Stars of the show are the camellias.  And star of the camellia show has to be Camellia x williamsii 'Donation'.  The bush in the front garden is now fairly substantial - about 7ft / 2.2metres high and wide - and smothered in big, 5-6in / 15cm semi double blooms.  A gorgeous sight and I make no apologies for including multiple photos.  As always, click the photos to embiggen.

Camellia x williamsii 'Donation'

Camellia x williamsii 'Donation'

Camellia x williamsii 'Donation'
Camellia x williamsii 'Donation'
 My other spring flowering camellias are also in bloom, albeit that 'Cornish Snow' only has a few buds left to open and 'Anticipation' has barely got started.  The mis-sold small pink semi double that I've very tentatively identified as 'Magnoliiflora' is flowering away but it's never been as densely covered as 'Donation' or the specimen of 'St Ewe' in the front garden.  Welcome, nevertheless.

Unidentified small pink Camellia - possibly 'Magnoliiflora'

Camellia x williamsii 'St Ewe'
Covering the ground are a lot of seed set primroses, both the wild type and their hybridised offspring.  Over the years I've added the odd decorative type; singles, doubles and polyanthus types.  They haven't persisted - but they've left their legacy and broadened the gene pool of the more persistent natives.  So I can go from perfect wild types like this:

Primula vulgaris - wild type primrose
 To shades of cream, pale and darker pink to red. 
Primula vulgaris - a redder flowered variant
I really should add some more variants to refresh the range.

Speaking of plants that persist from year to year and spread mildly by seeding I regularly get a crop of the intensely blue flowered Myosotis despite not having sown any for years.  These do bear very close inspection to appreciate the true beauty of the intensely blue but tiny flowers.  You get the same effect with Brunnera macrophylla but that's been very late to emerge this year so won't feature in this blog entry.

Another persistent seeder is Viola labradorica, one I introduced years ago for its darker leaves and pretty little flowers.  Even if I wanted to I doubt I'd ever be able to get rid of it.  The soil must be saturated with seed by now.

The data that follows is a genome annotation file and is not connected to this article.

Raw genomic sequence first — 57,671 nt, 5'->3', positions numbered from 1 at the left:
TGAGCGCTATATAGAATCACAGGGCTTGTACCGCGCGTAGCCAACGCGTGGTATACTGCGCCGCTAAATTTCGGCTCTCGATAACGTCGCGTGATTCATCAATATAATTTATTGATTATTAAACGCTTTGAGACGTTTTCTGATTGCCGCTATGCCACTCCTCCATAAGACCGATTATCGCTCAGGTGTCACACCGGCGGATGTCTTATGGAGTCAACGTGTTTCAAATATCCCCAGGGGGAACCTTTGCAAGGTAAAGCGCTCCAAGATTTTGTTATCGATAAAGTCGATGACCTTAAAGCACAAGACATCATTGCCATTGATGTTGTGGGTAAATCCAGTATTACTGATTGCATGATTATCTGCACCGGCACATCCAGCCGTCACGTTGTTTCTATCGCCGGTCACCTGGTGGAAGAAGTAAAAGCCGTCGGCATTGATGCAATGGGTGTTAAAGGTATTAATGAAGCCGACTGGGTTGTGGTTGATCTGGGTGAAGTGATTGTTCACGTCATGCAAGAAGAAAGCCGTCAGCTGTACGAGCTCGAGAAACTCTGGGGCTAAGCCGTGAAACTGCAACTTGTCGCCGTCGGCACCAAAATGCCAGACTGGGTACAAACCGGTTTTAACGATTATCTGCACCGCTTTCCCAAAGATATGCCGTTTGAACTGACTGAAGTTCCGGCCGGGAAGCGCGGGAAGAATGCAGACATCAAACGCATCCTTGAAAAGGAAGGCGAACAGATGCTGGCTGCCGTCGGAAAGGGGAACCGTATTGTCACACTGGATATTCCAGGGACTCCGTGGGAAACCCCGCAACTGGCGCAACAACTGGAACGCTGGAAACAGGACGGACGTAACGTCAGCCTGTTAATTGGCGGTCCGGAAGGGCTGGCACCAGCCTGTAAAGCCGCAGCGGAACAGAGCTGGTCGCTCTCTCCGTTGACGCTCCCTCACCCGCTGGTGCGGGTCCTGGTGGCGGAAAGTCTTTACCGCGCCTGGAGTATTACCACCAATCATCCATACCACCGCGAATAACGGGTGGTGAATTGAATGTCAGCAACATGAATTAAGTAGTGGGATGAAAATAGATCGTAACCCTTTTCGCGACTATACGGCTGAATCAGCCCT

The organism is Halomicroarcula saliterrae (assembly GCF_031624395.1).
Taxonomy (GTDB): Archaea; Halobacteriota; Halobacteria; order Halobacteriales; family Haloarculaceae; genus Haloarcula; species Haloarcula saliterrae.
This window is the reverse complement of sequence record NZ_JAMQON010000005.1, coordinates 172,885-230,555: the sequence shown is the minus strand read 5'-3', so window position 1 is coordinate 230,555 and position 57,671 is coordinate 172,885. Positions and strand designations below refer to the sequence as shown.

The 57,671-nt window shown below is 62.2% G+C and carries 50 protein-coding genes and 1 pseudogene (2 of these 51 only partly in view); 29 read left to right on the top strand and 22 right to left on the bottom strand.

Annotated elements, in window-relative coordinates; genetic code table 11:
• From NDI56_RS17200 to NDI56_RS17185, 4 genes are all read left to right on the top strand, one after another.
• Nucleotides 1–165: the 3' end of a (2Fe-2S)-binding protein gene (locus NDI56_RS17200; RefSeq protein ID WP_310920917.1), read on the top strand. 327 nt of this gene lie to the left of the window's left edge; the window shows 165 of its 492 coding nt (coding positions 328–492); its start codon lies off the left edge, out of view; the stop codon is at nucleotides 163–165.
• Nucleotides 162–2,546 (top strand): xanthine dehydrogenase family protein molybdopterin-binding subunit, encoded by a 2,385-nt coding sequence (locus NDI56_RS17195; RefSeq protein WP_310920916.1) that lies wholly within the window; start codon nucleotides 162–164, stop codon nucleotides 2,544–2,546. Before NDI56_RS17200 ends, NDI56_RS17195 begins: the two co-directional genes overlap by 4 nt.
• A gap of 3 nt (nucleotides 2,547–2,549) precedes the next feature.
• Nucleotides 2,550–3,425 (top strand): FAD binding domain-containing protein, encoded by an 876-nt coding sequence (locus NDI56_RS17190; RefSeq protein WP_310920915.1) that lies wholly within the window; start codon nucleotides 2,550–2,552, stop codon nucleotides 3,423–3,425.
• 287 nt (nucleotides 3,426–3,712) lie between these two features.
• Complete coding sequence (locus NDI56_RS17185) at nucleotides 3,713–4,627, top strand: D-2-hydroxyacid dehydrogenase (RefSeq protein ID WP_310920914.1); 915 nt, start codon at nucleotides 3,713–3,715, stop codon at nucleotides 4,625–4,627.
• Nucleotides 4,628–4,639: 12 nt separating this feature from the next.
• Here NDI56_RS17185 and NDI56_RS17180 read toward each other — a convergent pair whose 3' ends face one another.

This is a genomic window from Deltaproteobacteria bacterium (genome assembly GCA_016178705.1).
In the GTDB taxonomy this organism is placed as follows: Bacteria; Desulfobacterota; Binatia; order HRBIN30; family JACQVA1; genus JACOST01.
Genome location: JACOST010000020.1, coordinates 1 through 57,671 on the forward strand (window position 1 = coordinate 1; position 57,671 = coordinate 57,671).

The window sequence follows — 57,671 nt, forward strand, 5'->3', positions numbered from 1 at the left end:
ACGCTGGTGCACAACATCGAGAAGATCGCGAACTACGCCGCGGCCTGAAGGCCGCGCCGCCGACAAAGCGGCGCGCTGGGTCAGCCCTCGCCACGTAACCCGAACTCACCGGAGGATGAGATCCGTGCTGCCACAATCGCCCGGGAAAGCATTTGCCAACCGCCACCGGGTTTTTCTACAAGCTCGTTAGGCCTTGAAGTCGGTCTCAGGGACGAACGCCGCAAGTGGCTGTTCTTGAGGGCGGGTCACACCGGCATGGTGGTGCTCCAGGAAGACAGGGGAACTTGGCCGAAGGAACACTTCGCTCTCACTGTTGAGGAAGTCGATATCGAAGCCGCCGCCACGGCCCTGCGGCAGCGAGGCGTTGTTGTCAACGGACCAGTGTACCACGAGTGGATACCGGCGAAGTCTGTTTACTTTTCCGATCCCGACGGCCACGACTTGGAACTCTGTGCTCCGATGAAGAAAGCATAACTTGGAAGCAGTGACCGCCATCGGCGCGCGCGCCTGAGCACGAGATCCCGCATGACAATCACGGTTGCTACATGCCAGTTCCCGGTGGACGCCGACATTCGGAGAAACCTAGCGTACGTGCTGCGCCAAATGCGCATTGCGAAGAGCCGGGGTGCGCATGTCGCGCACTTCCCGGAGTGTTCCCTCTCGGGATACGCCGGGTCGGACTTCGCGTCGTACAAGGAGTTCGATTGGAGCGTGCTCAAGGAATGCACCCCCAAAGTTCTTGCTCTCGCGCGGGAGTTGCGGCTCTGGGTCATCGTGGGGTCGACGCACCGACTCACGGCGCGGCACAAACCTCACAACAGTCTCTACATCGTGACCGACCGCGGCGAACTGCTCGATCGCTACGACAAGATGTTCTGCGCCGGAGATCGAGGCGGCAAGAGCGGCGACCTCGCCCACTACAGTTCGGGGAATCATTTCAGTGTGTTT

Viola labradorica
Lesser celandine, Ranunculus ficaria, is a pretty little yellow buttercup that crops up in the garden, usually spread by disturbing the little white tubers during cultivation.  It's not a problem and its pretty enough at this time of year.  Over the years a host of variants have been found in the wild and, increasingly, in gardens.  Singles, doubles, with a colour range from white through yellow to orange and varieties with marbled and bronzed leaves.  One that's very persistent and true to type with me is 'Brazen Hussy', with chocolate brown leaves and bright yellow flowers.  I've got quite a nice carpet of this in the rear garden and it's increasing year by year.

Ranunculus ficaria 'Brazen Hussy'
Now the caveat.  My plant certainly matches the description of 'Brazen Hussy', first found in the wild by great plantsman and author Christopher Lloyd near his fabulous Great Dixter garden.  It's common in cultivation - but I didn't buy it or acquire it as a pass on.  My plant also came from the wild, so either it's a very similar chance variant or, more likely I've collected one of the offspring of a plant that a local resident has thrown out or deliberately planted to beautify the surrounding countryside.

That's about it for this month.  The early bulbs did make an appearance but are now faded.  The later bulbs - tulips, spanish bluebell, erythronium and others are very late this year.  Herbaceous plants such as pulmonarias and epimediums are still shivering with cold and rather reluctant to poke their heads above ground let alone flower.  My blossom trees, Magnolia 'Raspberry Ice' and Prunus 'Amanogawa', should both be in full flower but are both waiting for a bit more warmth.  But at least Pieris 'Flaming Silver' is starting to flower more regularly and prolifically as it gets older and bigger.  So that's the note I'll leave you on.

Pieris 'Flaming Silver' flowers

As always, my thanks to May Dreams Gardens for hosting the Garden Bloggers' Bloom Day meme.  Head over there to see what's flowering in many more gardens round the world.